JERUSALEM — Clashes and mortar fire in the West Bank and Gaza Strip killed six people Tuesday, one of the deadliest days of violence since Israel and the Palestinians declared a cease-fire four months ago.
While the two sides said they would still observe the truce, the fighting raised already heightened tensions and threatened nascent efforts to coordinate Israel's upcoming withdrawal from the Gaza Strip with the Palestinians.
"The situation is deteriorating. The whole cease-fire may collapse," said Palestinian negotiator Saeb Erekat, calling for international intervention.
The day's violence included a West Bank shootout in which two Islamic Jihad militants were killed, a mortar barrage that killed three non-Israeli laborers in a Jewish settlement in Gaza and the killing of a man who infiltrated Gaza from Egypt. Palestinian militants also fired an anti-tank missile and seven homemade rockets at Israeli targets, causing damage but no injuries.
Israel issued a stern warning for the Palestinians to rein in militants; the violent Palestinian groups Hamas and Islamic Jihad said Israel was responsible for the fighting.
Israeli Foreign Minister Silvan Shalom accused Hamas of trying to derail improving ties with the Palestinians. "Hamas is trying very hard to undermine our efforts to move toward peace with the Palestinian Authority. Hamas is trying to undermine Abu Mazen's regime as well," he said, using the nickname of Palestinian leader Mahmoud Abbas.
‘Wanton, random terror’
Shalom spoke alongside Britain's foreign secretary, Jack Straw, who accused Hamas and other groups of using "wanton, random terror" to weaken Abbas.
Straw said his government would have "no dealings" with Hamas' leadership until the group renounces violence, despite admitting earlier in the day that British diplomats recently met with Hamas-affiliated politicians.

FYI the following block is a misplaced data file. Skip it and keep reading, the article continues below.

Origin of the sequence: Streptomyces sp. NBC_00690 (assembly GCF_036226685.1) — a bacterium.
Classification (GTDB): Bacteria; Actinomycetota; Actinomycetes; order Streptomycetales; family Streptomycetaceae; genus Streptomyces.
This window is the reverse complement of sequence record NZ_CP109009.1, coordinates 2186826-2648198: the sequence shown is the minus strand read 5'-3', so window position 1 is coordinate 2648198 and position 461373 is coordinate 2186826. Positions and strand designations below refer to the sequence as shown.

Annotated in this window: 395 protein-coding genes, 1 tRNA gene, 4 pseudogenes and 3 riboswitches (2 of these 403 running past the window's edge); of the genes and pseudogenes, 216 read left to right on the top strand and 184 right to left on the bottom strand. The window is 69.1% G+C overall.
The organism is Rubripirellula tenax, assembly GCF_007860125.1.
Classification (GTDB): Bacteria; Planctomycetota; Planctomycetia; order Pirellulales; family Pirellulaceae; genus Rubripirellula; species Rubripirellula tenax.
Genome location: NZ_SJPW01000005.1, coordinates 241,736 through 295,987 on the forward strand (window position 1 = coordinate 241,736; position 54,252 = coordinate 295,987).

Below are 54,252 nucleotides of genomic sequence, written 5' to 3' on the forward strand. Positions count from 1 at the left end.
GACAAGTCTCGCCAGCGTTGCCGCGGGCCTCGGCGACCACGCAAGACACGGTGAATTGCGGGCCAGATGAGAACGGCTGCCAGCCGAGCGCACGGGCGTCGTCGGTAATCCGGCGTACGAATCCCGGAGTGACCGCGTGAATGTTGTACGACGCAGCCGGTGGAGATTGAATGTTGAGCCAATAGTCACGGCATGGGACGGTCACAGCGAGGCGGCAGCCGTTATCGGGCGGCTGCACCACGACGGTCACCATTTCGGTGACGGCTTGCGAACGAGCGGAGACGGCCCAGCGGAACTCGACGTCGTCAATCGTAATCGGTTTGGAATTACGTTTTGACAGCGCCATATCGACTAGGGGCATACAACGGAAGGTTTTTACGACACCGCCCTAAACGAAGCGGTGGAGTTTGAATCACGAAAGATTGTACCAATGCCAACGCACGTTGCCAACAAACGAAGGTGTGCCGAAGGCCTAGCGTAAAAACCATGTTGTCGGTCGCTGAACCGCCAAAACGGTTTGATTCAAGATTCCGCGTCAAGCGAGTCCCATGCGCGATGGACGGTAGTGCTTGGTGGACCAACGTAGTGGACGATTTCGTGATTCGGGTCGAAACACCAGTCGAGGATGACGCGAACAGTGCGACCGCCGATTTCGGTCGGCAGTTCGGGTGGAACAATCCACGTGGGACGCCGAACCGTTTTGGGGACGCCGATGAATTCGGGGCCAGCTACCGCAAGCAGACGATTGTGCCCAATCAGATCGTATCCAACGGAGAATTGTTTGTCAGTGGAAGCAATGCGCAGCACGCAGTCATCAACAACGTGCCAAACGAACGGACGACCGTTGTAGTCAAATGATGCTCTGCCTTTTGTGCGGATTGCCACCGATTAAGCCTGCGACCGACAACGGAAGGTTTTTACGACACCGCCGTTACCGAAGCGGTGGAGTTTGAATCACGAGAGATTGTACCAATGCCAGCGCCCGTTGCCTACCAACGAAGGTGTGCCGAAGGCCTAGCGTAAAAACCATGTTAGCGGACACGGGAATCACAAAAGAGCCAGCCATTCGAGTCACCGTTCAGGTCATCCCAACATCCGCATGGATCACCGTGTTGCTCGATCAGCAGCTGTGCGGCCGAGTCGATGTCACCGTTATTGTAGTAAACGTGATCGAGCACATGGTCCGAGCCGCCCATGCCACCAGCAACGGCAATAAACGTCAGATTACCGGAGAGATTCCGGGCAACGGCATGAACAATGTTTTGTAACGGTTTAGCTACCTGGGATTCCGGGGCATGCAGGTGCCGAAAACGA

Touring Sderot, an Israeli town just outside Gaza where a rocket hit a house on Tuesday, Israeli military commander Lt. Gen. Dan Halutz accused the Palestinian Authority of not using its ability to stop the militants.
Palestinian officials "think the right things and say the right things but don't do the right thing," he said, allowing militants to use attacks against Israel as part of their own struggle with Palestinian officials.
Hamas said the Sderot attack was retaliation for Monday's visit by Jews to a disputed holy site in Jerusalem, setting off a clash. "We are committed to the truce, but at the same time we have to respond to any violation," Hamas spokesman Mushir al-Masri said.
Israeli Prime Minister Ariel Sharon and Abbas declared the cease-fire Feb. 8 in a bid to end more than four years of bloodshed. Since then, there has been a sharp drop in violence, though there have been occasional flare-ups.
On Tuesday, Israeli soldiers killed a top Islamic Jihad militant in the West Bank town of Jenin. Morwah Kamil, 25, head of the group's local military wing, was shot in a gunbattle that erupted after Israeli troops entered the nearby town of Qabatiya on an arrest raid, the army and witnesses said.
A gunman who fired at soldiers was killed and five Palestinians were wounded, the army said.
Islamic Jihad pledged to retaliate. Hours later, Palestinian militants fired a mortar shell into a greenhouse in the Gaza Strip settlement of Ganei Tal. Two Palestinian and one Asian worker were killed and five other workers were wounded, one seriously, the army and hospital officials said.
Islamic Jihad claimed responsibility.
Rocket fire reportedly thwarted
Later Tuesday, Palestinian police stopped another attempt to fire rockets at Israel from northern Gaza, said Interior Ministry spokesman Tawfiq Abu Khoussa.
He said a launcher and three rockets were confiscated, but the militants escaped. "We are doing our utmost to fulfill our obligations, enforce the law and make sure that declared truce is respected," he said.
The fighting clouded efforts to coordinate the Gaza withdrawal, which is to begin in August. Israel initially proposed the pullout as a unilateral move, but since the cease-fire, Israel has said it is willing to cooperate with the Palestinians.
"We have to tell the Palestinians a simple fact: There will be no coordination, meaning the disengagement will be unilateral, unless they crack down on their militants," said Cabinet minister Haim Ramon.
Ramon spoke shortly before Israeli and Palestinian officials met with James Wolfensohn, a special envoy on the Gaza withdrawal for the international community, and U.S. security envoy William Ward.
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